Saudi Iranian Strategic Competition: Lust of power in the folds of religion

The Saudi-Iranian rivalry is for power first and ideology next.

Abstract

Shia Sunni conflict began some fourteen centuries ago. Then the question was of Muhammad’s (PBUH) heir only, but today it has become one of the worst rivalries of the world. Even many term it as ‘Cold War in the Arab World’. The ties between both the states were normal until both the states were pro-West after the Second World War. But terms got twisted in 1979 when Iran cut off relations with the West. It can be verified here that the tussle is for power first and ideology next. Iran supports Shia communities in Syria, Iraq, Bahrain, Yemen, and Lebanon, etc. Whereas Saudi Arabia counters it with supporting the expansion of the Wahhabi version of Sunni sect of Islam. The tensions raised when Saudi Arabia supported Saddam Hussein’s Iraq against Iran during the Iran-Iraq war of the 1980s (1980–88). The invasion of Baghdad in 2003 by the US-led coalition further smoothed the grounds for Iran to create its space in the internal affairs of Iraq. The conflicts between the Kingdom of Saudi Arabia and the Islamic Republic of Iran intensified after the so-called Arab Awakening in 2011. Since then both the states are fighting to dominate the region of the Middle East, the chessboard of the 21st century.

Keywords: Saudi Arabia, Iran, Middle East, US, power, ideology.

Claim: Saudi-Iranian rivalry is for power first and ideology next.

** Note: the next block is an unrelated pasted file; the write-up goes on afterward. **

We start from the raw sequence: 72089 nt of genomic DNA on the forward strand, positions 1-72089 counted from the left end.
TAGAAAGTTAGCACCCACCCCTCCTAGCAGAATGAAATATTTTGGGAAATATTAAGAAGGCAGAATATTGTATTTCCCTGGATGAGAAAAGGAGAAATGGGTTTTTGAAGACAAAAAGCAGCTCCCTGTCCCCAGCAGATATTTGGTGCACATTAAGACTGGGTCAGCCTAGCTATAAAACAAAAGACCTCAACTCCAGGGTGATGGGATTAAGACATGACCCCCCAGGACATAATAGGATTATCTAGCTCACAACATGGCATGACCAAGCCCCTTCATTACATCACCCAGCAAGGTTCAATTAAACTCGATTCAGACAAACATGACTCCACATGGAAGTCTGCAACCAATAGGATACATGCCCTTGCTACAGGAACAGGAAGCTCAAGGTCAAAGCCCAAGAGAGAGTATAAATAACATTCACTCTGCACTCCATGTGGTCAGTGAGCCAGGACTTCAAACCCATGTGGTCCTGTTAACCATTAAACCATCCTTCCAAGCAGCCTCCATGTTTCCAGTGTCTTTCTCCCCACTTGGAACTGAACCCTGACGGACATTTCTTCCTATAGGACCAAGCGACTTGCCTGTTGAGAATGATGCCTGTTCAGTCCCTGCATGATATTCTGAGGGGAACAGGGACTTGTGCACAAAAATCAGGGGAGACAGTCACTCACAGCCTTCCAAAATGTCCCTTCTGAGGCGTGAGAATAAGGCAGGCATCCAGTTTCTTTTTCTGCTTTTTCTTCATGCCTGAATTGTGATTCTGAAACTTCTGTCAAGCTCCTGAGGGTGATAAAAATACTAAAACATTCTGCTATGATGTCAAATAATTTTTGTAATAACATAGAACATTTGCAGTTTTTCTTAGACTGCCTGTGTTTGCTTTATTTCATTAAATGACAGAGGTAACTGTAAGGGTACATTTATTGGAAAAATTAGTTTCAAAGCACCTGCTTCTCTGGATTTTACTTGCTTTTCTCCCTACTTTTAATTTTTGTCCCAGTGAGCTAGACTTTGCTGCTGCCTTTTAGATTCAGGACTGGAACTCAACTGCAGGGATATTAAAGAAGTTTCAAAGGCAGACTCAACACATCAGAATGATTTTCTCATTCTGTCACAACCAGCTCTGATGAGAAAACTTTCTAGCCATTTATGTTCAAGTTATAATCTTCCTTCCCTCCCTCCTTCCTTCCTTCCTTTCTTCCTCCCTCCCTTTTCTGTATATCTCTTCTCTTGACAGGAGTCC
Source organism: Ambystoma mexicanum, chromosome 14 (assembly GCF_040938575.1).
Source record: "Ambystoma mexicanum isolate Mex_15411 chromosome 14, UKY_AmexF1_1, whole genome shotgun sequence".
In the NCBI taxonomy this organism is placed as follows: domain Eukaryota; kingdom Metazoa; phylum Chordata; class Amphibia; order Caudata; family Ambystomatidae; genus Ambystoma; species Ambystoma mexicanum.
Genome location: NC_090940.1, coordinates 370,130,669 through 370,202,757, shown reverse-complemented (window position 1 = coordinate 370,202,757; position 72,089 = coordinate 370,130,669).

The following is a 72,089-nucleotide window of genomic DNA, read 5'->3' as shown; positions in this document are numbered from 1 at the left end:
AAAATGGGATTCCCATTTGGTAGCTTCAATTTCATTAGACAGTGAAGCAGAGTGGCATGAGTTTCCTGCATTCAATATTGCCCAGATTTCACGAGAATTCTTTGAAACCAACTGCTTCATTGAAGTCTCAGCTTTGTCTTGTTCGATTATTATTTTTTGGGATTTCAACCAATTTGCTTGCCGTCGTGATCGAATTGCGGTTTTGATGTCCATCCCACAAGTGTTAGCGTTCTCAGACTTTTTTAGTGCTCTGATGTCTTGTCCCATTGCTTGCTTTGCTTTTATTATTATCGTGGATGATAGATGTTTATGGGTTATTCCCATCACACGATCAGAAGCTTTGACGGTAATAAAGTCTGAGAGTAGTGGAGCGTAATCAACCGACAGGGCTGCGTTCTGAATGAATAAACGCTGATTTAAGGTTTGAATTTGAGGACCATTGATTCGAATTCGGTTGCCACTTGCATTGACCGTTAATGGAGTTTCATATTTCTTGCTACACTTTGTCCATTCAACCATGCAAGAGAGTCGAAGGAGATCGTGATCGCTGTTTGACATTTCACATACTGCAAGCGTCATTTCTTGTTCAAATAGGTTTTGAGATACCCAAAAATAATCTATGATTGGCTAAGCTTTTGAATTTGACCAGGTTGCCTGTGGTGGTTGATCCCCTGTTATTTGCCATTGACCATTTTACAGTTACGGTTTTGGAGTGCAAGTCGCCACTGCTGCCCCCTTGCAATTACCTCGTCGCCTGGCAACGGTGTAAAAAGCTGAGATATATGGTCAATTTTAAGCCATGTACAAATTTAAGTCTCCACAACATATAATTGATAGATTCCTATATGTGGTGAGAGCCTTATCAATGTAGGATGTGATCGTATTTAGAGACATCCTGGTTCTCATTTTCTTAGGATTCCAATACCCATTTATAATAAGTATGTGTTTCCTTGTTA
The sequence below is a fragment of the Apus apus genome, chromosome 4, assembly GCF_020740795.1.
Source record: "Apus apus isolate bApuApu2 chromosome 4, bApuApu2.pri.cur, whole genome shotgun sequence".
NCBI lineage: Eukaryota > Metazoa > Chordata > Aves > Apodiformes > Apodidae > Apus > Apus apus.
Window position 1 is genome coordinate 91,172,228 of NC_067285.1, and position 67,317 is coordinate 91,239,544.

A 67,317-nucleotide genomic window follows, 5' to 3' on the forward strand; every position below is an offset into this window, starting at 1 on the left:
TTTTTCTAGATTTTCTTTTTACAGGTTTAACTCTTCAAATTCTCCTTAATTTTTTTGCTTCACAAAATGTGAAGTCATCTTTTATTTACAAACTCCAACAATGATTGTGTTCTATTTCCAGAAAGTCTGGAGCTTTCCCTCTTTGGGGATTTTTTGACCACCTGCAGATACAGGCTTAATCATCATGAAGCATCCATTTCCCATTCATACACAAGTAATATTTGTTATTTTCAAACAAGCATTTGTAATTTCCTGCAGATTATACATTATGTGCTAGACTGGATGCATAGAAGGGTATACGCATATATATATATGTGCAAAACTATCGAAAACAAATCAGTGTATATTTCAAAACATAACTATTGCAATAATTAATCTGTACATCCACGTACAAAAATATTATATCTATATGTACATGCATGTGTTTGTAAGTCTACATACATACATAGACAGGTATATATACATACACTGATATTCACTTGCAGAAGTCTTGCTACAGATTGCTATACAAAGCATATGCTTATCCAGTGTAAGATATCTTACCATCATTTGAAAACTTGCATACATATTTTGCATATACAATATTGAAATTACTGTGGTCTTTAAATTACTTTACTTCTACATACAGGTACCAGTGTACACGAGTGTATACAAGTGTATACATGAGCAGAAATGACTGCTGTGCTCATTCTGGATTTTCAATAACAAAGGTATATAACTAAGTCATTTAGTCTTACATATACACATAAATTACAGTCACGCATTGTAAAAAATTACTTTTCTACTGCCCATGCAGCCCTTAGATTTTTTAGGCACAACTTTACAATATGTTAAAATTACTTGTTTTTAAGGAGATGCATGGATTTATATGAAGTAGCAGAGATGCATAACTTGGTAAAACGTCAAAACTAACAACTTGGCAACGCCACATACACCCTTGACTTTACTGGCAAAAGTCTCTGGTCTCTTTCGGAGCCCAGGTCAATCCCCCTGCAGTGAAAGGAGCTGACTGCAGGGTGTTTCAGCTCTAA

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The rough understanding of hybrid warfare can be witnessed in the enmity between Saudi Arabia and Iran. Both the countries are peaceful and their citizens are living comparatively better lives than many in the region. For instance, Syria is a proxy state for both countries. The Syrian president Bashar Al Assad is from the Alawite sect of Islam, the religion of merely 12 percent Syrians. Iranian clerics declared Alawites Shias and Assad had nothing to do with that as he is a secular himself. Whereas Saudi Arabia is against Shia inclination of Bashar Al Assad. In this tussle millions of Syrians have become refugees, a mounting number of them are internally displaced and many Syrians will never be able to see the Syria they knew. Iran and Saudi Arabia are not the only players in Syria but they are the main players to spoil the country, after Bashar Al Assad.

Middle East is the most torn region today and Yemen is another example in the strategic competition between the two states. Houthi rebels are supported by Iran against Saudi Arabia and in revenge, Saudi Arabia not only targets Yemeni Shias, but also Saudi Shias. For instance, in January 2016, Saudi Arabia executed a famous Shia cleric Nimr al Nimri. The execution of Nimri raised anger in Iran. Thoroughly it looks like an ideological war but it is a game of power first and ideological conflict next. Because if Houthi rebels continue hosting the Iranians, it can damage Saudi designs of dominating the region and this is what Iranians want, to do.